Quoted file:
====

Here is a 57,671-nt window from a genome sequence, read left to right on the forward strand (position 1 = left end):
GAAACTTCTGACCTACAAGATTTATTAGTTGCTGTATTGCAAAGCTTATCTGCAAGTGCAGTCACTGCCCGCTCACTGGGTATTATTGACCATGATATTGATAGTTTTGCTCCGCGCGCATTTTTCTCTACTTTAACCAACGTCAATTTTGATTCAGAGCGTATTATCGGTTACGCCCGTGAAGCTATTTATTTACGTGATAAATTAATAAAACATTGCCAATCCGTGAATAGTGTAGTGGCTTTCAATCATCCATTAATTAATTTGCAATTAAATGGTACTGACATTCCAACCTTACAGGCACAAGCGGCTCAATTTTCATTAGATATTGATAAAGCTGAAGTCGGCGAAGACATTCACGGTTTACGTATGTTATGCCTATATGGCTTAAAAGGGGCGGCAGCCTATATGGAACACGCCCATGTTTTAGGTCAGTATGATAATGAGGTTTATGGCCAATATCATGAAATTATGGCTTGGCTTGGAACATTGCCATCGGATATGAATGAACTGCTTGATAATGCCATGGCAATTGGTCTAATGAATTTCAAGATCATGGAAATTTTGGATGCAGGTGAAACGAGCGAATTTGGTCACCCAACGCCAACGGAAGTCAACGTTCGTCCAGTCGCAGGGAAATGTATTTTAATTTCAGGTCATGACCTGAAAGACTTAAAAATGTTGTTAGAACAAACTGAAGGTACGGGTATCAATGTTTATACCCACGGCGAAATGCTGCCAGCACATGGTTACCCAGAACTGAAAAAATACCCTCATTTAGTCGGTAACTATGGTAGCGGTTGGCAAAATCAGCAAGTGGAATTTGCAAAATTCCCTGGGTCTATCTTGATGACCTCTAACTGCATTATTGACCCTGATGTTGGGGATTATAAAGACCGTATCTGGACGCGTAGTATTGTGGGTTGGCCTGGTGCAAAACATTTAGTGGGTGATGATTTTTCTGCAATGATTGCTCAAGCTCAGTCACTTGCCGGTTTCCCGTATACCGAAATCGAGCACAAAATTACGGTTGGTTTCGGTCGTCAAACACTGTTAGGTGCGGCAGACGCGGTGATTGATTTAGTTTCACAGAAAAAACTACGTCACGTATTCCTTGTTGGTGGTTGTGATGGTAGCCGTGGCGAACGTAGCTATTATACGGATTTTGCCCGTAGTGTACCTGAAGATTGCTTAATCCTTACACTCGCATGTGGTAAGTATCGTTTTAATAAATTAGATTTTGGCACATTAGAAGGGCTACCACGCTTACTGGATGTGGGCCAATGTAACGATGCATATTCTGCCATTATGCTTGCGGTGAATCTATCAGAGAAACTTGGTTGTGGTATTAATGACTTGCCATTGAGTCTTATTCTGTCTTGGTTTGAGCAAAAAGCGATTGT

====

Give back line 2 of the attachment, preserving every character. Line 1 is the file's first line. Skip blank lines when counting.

GAAACTTCTGACCTACAAGATTTATTAGTTGCTGTATTGCAAAGCTTATCTGCAAGTGCAGTCACTGCCCGCTCACTGGGTATTATTGACCATGATATTGATAGTTTTGCTCCGCGCGCATTTTTCTCTACTTTAACCAACGTCAATTTTGATTCAGAGCGTATTATCGGTTACGCCCGTGAAGCTATTTATTTACGTGATAAATTAATAAAACATTGCCAATCCGTGAATAGTGTAGTGGCTTTCAATCATCCATTAATTAATTTGCAATTAAATGGTACTGACATTCCAACCTTACAGGCACAAGCGGCTCAATTTTCATTAGATATTGATAAAGCTGAAGTCGGCGAAGACATTCACGGTTTACGTATGTTATGCCTATATGGCTTAAAAGGGGCGGCAGCCTATATGGAACACGCCCATGTTTTAGGTCAGTATGATAATGAGGTTTATGGCCAATATCATGAAATTATGGCTTGGCTTGGAACATTGCCATCGGATATGAATGAACTGCTTGATAATGCCATGGCAATTGGTCTAATGAATTTCAAGATCATGGAAATTTTGGATGCAGGTGAAACGAGCGAATTTGGTCACCCAACGCCAACGGAAGTCAACGTTCGTCCAGTCGCAGGGAAATGTATTTTAATTTCAGGTCATGACCTGAAAGACTTAAAAATGTTGTTAGAACAAACTGAAGGTACGGGTATCAATGTTTATACCCACGGCGAAATGCTGCCAGCACATGGTTACCCAGAACTGAAAAAATACCCTCATTTAGTCGGTAACTATGGTAGCGGTTGGCAAAATCAGCAAGTGGAATTTGCAAAATTCCCTGGGTCTATCTTGATGACCTCTAACTGCATTATTGACCCTGATGTTGGGGATTATAAAGACCGTATCTGGACGCGTAGTATTGTGGGTTGGCCTGGTGCAAAACATTTAGTGGGTGATGATTTTTCTGCAATGATTGCTCAAGCTCAGTCACTTGCCGGTTTCCCGTATACCGAAATCGAGCACAAAATTACGGTTGGTTTCGGTCGTCAAACACTGTTAGGTGCGGCAGACGCGGTGATTGATTTAGTTTCACAGAAAAAACTACGTCACGTATTCCTTGTTGGTGGTTGTGATGGTAGCCGTGGCGAACGTAGCTATTATACGGATTTTGCCCGTAGTGTACCTGAAGATTGCTTAATCCTTACACTCGCATGTGGTAAGTATCGTTTTAATAAATTAGATTTTGGCACATTAGAAGGGCTACCACGCTTACTGGATGTGGGCCAATGTAACGATGCATATTCTGCCATTATGCTTGCGGTGAATCTATCAGAGAAACTTGGTTGTGGTATTAATGACTTGCCATTGAGTCTTATTCTGTCTTGGTTTGAGCAAAAAGCGATTGT